Daughter of Smoke & Bone- Laini Taylor

Written By: Kellie - May• 20•12

Synopsis: Meet Karou. She fills her sketchbooks with monsters that may or may not be real; she’s prone to disappearing on mysterious “errands”; she speaks many languages—not all of them human; and her bright blue hair actually grows out of her head that color. Who is she? That is the question that haunts her, and she’s about to find out.

When one of the strangers—beautiful, haunted Akiva—fixes his fire-colored eyes on her in an alley in Marrakesh, the result is blood and starlight, secrets unveiled, and a star-crossed love whose roots drink deep of a violent past. But will Karou live to regret learning the truth about herself? -Goodreads

Review: I had been wanting to read this one for awhile now and ooo-boy am I so glad I did. This book is fantastic. The storyline was above average but not one I’d generally go for, but it was the writing that made Daughter of Smoke & Bone a really special read. Have I mentioned that I really loved this book?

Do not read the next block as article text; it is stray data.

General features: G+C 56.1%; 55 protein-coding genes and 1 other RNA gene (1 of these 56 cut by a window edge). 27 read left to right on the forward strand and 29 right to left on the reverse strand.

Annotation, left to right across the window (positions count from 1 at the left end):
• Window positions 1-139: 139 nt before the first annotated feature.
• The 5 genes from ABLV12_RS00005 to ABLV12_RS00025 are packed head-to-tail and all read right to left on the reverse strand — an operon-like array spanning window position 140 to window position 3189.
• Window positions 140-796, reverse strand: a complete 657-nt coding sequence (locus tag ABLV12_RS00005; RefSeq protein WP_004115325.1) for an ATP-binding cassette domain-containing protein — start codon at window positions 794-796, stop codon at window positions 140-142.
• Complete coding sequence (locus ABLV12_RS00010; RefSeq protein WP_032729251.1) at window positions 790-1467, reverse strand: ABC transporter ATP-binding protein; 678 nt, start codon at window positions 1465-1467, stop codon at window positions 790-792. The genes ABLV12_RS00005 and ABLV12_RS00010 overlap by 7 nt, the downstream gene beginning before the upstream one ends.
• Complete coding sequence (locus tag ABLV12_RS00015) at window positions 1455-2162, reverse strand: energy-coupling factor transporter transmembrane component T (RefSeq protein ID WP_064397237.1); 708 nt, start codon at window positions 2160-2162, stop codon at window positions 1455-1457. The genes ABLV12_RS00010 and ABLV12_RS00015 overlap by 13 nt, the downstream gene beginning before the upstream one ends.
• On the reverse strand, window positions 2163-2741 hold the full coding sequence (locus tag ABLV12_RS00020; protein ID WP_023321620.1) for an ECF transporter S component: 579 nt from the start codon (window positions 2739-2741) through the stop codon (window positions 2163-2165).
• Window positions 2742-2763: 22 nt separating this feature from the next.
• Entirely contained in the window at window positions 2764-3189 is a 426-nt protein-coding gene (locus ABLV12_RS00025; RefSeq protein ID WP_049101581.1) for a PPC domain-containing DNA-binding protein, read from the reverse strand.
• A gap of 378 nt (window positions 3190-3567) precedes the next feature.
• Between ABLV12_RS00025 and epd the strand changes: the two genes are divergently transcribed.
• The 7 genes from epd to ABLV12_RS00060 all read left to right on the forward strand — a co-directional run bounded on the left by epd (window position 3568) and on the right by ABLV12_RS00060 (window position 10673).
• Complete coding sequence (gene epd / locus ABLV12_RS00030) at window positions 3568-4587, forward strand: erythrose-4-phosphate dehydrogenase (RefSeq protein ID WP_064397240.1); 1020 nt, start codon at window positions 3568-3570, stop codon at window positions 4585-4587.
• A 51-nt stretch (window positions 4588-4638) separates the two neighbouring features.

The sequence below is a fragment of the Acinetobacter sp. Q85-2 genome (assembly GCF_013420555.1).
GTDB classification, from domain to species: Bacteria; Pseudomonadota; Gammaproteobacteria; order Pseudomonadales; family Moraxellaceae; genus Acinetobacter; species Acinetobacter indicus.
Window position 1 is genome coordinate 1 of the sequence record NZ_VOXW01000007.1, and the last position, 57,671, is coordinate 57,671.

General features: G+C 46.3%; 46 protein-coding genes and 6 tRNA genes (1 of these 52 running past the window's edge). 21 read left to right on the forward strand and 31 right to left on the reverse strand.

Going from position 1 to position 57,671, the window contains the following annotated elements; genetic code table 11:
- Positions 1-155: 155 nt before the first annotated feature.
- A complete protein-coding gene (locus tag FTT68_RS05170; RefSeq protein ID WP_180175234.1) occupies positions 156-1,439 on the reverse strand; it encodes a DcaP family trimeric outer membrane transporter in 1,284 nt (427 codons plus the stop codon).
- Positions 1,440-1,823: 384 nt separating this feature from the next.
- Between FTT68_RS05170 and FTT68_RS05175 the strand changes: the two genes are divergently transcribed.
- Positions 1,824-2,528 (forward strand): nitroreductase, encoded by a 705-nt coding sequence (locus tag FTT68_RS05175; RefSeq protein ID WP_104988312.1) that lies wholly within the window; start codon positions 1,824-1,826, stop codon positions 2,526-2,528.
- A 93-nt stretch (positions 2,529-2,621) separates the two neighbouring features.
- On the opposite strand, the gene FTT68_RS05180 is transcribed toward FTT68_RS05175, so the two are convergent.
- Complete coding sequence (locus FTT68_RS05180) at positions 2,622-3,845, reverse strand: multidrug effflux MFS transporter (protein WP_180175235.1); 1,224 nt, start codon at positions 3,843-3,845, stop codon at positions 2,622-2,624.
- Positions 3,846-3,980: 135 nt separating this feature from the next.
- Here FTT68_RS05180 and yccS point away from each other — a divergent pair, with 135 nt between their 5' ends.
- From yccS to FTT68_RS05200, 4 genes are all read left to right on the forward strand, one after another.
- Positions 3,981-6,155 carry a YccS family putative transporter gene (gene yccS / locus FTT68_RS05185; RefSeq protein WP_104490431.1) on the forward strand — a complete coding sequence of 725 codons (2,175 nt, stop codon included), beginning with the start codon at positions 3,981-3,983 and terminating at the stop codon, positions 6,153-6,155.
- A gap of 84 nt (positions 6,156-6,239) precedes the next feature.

Karou is a really interesting main character, she comes off as a little off beat and annoyingly mysterious (to her friends, as a reader you get a pretty nice look into her life) with her bright blue hair and numerous tattoos. Karou is someone I would love to get to know but probably be way to intimidated to ever talk to.

What makes her so mysterious? Where she comes from and the abstract looking demons she calls her family. I wish we had gotten to read more about them but what I saw, I liked and you can see how they shaped Karou into who she is. Karou’s world is an interesting one, that I’m not entirely sure I understand but I can’t wait to read the next book. Seriously.

I know a lot of people have already come out to say how much they recommend this book, and once again I’m a little behind the times but you should really read this book. I found myself constantly writing down quotes from the book. “For the way loneliness is worse when you return to it after a reprieve—like the soul’s version of putting on a wet bathing suit, clammy and miserable.” A little depressing, but a great quote none the less. Read. This. Book.

Buy the book @Amazon (US) @Amazon (CAN)





Second Opinions:
@The Book Fairy’s Heaven
@Emily’s Reading Room

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